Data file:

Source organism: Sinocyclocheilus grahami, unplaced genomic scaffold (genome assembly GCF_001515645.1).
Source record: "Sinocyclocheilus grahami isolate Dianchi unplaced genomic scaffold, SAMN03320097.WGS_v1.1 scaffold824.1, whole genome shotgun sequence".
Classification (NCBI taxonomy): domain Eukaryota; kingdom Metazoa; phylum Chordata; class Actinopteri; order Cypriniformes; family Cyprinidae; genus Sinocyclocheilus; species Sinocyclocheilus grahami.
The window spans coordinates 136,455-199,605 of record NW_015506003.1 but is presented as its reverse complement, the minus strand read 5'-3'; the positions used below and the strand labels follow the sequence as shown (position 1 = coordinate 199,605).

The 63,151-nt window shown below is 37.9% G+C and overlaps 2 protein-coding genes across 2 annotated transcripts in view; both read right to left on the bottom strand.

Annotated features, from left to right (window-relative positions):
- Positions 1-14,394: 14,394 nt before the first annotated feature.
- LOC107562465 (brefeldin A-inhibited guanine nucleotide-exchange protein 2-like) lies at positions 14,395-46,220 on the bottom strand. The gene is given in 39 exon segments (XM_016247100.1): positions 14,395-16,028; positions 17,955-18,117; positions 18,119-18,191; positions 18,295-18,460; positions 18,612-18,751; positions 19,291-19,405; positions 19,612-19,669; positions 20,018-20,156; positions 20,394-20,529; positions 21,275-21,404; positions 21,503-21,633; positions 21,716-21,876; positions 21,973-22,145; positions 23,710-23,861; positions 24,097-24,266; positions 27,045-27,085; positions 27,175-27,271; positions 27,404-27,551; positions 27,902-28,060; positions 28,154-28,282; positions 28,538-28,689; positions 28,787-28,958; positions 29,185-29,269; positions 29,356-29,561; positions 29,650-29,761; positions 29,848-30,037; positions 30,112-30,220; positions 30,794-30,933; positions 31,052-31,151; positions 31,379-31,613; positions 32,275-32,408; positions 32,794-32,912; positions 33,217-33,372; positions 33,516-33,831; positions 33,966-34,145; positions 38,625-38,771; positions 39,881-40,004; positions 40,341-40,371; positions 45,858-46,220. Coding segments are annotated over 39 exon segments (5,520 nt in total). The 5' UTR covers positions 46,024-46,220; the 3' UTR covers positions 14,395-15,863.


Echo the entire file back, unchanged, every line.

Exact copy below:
Source organism: Sinocyclocheilus grahami, unplaced genomic scaffold (genome assembly GCF_001515645.1).
Source record: "Sinocyclocheilus grahami isolate Dianchi unplaced genomic scaffold, SAMN03320097.WGS_v1.1 scaffold824.1, whole genome shotgun sequence".
Classification (NCBI taxonomy): domain Eukaryota; kingdom Metazoa; phylum Chordata; class Actinopteri; order Cypriniformes; family Cyprinidae; genus Sinocyclocheilus; species Sinocyclocheilus grahami.
The window spans coordinates 136,455-199,605 of record NW_015506003.1 but is presented as its reverse complement, the minus strand read 5'-3'; the positions used below and the strand labels follow the sequence as shown (position 1 = coordinate 199,605).

The 63,151-nt window shown below is 37.9% G+C and overlaps 2 protein-coding genes across 2 annotated transcripts in view; both read right to left on the bottom strand.

Annotated features, from left to right (window-relative positions):
- Positions 1-14,394: 14,394 nt before the first annotated feature.
- LOC107562465 (brefeldin A-inhibited guanine nucleotide-exchange protein 2-like) lies at positions 14,395-46,220 on the bottom strand. The gene is given in 39 exon segments (XM_016247100.1): positions 14,395-16,028; positions 17,955-18,117; positions 18,119-18,191; positions 18,295-18,460; positions 18,612-18,751; positions 19,291-19,405; positions 19,612-19,669; positions 20,018-20,156; positions 20,394-20,529; positions 21,275-21,404; positions 21,503-21,633; positions 21,716-21,876; positions 21,973-22,145; positions 23,710-23,861; positions 24,097-24,266; positions 27,045-27,085; positions 27,175-27,271; positions 27,404-27,551; positions 27,902-28,060; positions 28,154-28,282; positions 28,538-28,689; positions 28,787-28,958; positions 29,185-29,269; positions 29,356-29,561; positions 29,650-29,761; positions 29,848-30,037; positions 30,112-30,220; positions 30,794-30,933; positions 31,052-31,151; positions 31,379-31,613; positions 32,275-32,408; positions 32,794-32,912; positions 33,217-33,372; positions 33,516-33,831; positions 33,966-34,145; positions 38,625-38,771; positions 39,881-40,004; positions 40,341-40,371; positions 45,858-46,220. Coding segments are annotated over 39 exon segments (5,520 nt in total). The 5' UTR covers positions 46,024-46,220; the 3' UTR covers positions 14,395-15,863.